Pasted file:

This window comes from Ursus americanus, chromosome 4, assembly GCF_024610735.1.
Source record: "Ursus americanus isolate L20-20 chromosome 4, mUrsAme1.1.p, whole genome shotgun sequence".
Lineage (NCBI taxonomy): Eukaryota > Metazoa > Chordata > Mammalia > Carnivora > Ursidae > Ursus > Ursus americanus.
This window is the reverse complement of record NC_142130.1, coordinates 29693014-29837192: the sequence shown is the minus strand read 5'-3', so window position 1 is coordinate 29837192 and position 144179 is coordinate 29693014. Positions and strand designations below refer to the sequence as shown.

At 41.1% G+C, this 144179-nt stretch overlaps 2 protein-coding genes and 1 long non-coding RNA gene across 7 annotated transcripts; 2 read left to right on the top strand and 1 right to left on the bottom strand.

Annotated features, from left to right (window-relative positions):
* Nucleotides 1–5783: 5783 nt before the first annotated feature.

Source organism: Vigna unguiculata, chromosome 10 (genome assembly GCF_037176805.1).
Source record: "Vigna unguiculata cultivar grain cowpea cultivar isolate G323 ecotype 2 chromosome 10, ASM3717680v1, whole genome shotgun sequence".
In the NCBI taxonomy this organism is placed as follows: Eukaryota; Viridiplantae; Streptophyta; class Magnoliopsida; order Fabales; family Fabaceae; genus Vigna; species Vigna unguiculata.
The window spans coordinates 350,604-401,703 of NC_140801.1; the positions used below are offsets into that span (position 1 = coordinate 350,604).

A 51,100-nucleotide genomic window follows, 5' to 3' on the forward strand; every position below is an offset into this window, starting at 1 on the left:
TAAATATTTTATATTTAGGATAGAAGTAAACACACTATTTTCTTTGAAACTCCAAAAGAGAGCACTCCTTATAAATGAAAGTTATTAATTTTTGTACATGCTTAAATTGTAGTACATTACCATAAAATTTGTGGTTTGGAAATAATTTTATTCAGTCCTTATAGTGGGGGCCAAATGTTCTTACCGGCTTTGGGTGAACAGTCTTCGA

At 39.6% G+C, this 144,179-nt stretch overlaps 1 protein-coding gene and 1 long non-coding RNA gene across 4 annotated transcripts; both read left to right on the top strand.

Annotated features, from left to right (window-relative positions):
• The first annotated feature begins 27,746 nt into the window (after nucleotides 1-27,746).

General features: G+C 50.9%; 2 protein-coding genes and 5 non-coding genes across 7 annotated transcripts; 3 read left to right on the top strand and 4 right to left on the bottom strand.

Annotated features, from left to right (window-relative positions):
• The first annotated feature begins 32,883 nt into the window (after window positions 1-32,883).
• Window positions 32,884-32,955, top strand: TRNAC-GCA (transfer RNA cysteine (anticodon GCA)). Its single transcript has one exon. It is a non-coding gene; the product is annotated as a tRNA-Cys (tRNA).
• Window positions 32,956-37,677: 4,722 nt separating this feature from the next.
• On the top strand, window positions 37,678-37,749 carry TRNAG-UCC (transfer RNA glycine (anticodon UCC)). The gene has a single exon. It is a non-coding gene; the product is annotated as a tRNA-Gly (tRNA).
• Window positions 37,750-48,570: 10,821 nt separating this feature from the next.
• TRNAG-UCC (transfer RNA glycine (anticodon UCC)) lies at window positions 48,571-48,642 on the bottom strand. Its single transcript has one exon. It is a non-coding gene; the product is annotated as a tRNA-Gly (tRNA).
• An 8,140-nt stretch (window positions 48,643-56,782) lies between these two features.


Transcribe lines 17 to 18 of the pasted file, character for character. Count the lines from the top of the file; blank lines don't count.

General features: G+C 50.9%; 2 protein-coding genes and 5 non-coding genes across 7 annotated transcripts; 3 read left to right on the top strand and 4 right to left on the bottom strand.

Annotated features, from left to right (window-relative positions):